•     poster       Thumb Thumb Thumb

    • 2016, April 18. Dr. Dennys Frenez: “Beyond Meluhha: Evidence for Harappans out of the Greater Indus Valley”
    •     abstract
    • 2016, January 12. Prof. Jonathan Mark Kenoyer: First Indira Foundation Distinguished Lecture: “Scientific and Technological Contributions of the Indus Civilization: Their Relevance for the Present”
    •     poster
    • 2016, January 4–7 & 13. Prof. Jonathan Mark Kenoyer: Lecture series: Five Special Lectures on Archaeology
    •     poster
    • 2015, July 13. Prof. Nalini Rao: “Lothal and Sindhu-Sarasvati Civilization”
    •     poster
    • 2015, March 12. Prof. Jan Kock: “East of Suez: Glass Beads, Bangles, Mirrors and More from India”
    •     poster
    • 2015, February 1. Prof. Nayanjot Lahiri: “Archaeology and the Study of the Indian Past: Challenges and Possibilities”
    • 2015, January 30. Prof. Upinder Singh: “Dissatisfaction and the Writing of History”
    • 2015, January 8. Prof. Jonathan Mark Kenoyer: “Stone Beads of the Indus Civilization: Technology and Trade”
    •     poster       Thumb

    • 2014, November 10. Dr. Benjamin T. Valentine: “Telling New Stories with Old Bones: Understanding Harappan Migration through Archaeological Bone Chemistry”
    •     abstract
    • 2014, March 11. Prof. Nayanjot Lahiri: “Emperor Ashoka Between Archaeology and Texts”
    •     poster
    • 2013, October 18. Dr. R.S. Bisht: “Dholavira: A Unique Harappan City”
    •     poster
    • 2013, October 17. Dr. V.N. Prabhakar: “An Overview of the Harappan Civilization and the Application of Stable Isotope Analysis in Archaeology”
    •     poster
    • 2013, August 6. Prof. Vibha Tripathi: “Tracing the Growth of Iron Technology in Ancient India”
    •     abstract
  • Visitors
    • 2019, February 1. Smt. Usha Sharma, Director General, Archaeological Survey of India.
    •      Thumb

    • 2019, January 15. Shri Navin Doshi, philanthropist and benefactor of IIT Gandhinagar.

    • 2017, October 7. Shri Prakash Javadekar, Minister for Human Resource Development, Government of India.
    •      Thumb

    • 2017, October 7. Shri 2016, September 6. Prof. B.B. Lal, doyen of Indian Archaeology.
    •      Thumb
  • Webinar Series Thumb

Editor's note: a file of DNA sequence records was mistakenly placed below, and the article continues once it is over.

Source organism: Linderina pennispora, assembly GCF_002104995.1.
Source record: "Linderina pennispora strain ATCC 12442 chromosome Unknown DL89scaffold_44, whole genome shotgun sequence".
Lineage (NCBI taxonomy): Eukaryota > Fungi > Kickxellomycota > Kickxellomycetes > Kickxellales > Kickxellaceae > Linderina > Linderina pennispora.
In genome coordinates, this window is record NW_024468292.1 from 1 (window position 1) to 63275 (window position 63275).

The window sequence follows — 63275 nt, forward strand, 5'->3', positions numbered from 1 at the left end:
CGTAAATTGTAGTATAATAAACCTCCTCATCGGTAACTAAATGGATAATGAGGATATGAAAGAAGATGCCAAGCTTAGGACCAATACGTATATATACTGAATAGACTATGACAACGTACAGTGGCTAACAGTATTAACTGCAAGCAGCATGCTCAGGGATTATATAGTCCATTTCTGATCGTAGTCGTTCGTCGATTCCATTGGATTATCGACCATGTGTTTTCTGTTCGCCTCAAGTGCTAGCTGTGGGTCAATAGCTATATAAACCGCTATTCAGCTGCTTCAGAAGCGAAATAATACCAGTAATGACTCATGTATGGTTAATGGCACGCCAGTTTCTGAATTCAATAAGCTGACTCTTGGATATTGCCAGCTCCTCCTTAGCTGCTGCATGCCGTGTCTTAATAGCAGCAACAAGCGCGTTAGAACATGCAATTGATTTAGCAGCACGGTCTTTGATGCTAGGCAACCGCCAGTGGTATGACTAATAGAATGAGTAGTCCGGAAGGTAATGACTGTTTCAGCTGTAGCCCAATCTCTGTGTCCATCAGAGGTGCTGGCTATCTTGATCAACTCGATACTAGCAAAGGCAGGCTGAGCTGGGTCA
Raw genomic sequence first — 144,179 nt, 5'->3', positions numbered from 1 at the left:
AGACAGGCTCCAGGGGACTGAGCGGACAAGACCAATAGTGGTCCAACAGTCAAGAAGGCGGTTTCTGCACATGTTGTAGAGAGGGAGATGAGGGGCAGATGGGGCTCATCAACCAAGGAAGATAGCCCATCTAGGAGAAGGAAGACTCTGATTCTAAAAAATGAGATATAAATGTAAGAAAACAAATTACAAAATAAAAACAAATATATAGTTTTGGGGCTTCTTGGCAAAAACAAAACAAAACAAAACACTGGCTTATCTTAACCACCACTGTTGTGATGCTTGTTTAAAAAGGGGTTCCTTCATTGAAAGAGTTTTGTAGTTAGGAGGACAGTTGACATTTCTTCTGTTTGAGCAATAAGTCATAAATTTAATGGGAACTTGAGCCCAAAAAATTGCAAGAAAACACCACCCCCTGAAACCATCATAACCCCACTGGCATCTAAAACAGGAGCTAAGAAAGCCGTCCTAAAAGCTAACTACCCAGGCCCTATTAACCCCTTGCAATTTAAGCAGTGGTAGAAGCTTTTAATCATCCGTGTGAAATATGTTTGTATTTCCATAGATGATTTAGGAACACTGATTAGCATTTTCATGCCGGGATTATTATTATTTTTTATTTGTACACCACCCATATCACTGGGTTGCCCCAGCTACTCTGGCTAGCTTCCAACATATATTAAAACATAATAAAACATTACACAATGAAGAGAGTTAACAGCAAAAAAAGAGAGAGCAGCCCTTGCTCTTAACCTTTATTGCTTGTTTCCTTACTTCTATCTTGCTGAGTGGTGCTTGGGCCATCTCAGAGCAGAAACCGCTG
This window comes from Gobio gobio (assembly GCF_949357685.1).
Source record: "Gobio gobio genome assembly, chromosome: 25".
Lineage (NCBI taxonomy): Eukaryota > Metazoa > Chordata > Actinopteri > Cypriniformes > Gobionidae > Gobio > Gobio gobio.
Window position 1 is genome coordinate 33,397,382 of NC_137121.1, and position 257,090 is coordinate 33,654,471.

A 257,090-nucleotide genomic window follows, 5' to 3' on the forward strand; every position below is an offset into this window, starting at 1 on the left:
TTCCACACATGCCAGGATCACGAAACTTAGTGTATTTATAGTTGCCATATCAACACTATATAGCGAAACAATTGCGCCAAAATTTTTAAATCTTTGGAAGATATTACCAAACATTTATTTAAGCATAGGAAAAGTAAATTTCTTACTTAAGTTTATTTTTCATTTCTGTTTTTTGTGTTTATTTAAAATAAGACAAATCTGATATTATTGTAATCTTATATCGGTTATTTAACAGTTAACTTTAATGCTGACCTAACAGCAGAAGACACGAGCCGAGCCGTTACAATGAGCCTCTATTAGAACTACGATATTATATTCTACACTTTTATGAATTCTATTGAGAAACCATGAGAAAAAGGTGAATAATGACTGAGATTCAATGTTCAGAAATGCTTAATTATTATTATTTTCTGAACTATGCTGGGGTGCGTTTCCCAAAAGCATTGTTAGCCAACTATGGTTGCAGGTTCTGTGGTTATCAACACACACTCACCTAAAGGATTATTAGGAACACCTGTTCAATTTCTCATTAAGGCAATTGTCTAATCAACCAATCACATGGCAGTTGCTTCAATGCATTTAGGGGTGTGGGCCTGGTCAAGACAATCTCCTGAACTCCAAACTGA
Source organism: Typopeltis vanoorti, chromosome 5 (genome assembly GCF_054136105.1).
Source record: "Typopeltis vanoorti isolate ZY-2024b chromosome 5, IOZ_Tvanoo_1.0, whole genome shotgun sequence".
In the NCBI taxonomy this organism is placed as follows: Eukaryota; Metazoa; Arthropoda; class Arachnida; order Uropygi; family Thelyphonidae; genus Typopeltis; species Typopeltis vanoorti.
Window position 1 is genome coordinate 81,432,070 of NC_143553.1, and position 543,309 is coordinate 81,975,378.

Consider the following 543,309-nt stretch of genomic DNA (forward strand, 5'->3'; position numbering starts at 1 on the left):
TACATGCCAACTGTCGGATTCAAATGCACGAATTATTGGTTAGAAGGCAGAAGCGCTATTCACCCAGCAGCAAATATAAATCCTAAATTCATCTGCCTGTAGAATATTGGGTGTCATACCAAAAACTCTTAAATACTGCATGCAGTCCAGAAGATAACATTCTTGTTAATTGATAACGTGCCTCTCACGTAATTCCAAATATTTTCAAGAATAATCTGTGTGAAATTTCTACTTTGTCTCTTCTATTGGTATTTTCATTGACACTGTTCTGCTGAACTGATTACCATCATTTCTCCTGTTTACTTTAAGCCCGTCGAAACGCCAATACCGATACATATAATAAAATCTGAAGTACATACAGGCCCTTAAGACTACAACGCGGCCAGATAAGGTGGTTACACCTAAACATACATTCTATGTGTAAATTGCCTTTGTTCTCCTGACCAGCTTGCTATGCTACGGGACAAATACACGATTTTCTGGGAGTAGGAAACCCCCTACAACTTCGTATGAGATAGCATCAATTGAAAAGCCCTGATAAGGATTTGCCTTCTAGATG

Recent Advances in South Asia's History and Archaeology

    Recent advances in the fields of archaeology and history, together with contributions from the sciences, have contributed enormously to the interpretation of archaeological remains and have helped refine our understanding of the Indian subcontinent’s past. In particular, archaeological research has thrown invaluable light on the earliest human presence here, now traced back to 1.5 million years; similarly, pastoralists of Ladakh are dated to the 9th millennium BCE. Human mobility and interactions in prehistory laid a firm foundation for later interactions, trade and economic activity, and the rise of civilization.

    The contributions of archaeology for those periods devoid of written evidences is enormous: for instance, we can now understand the entire gamut of Harappan civilization, its lifestyles, trade, economy, technology, among other aspects. Even for later periods endowed with written records, archaeological studies compliment and support them with a variety of material evidence, often supplemented by scientific investigations that considerably enhance our understanding and interpretation of excavated materials. IIT Gandhinagar’s Archaeological Sciences Centre was established to promote the application of sciences to the analysis, research and interpretation of archaeological remains; in a few years, it has contributed applications of sciences in areas of ceramic petrology, ancient technology, palaeobotany, archaeometallurgy, ancient hydrology, surveying and 3D techniques, to name a few.

    The Archaeological Sciences Centre proposes to conduct a monthly webinar series from October 2020 for the benefit of students, researchers, scholars and the wider public, by bringing together a host of expert archaeologists and historians to share their recent research and findings. The webinars will be hosted in Google Meet / Zoom platform. Each lecture (of 60 minutes followed by 15 minutes of discussion) will be hosted once a month, either on a Saturday or Sunday. Lectures will be recorded and later hosted on a separate YouTube channel.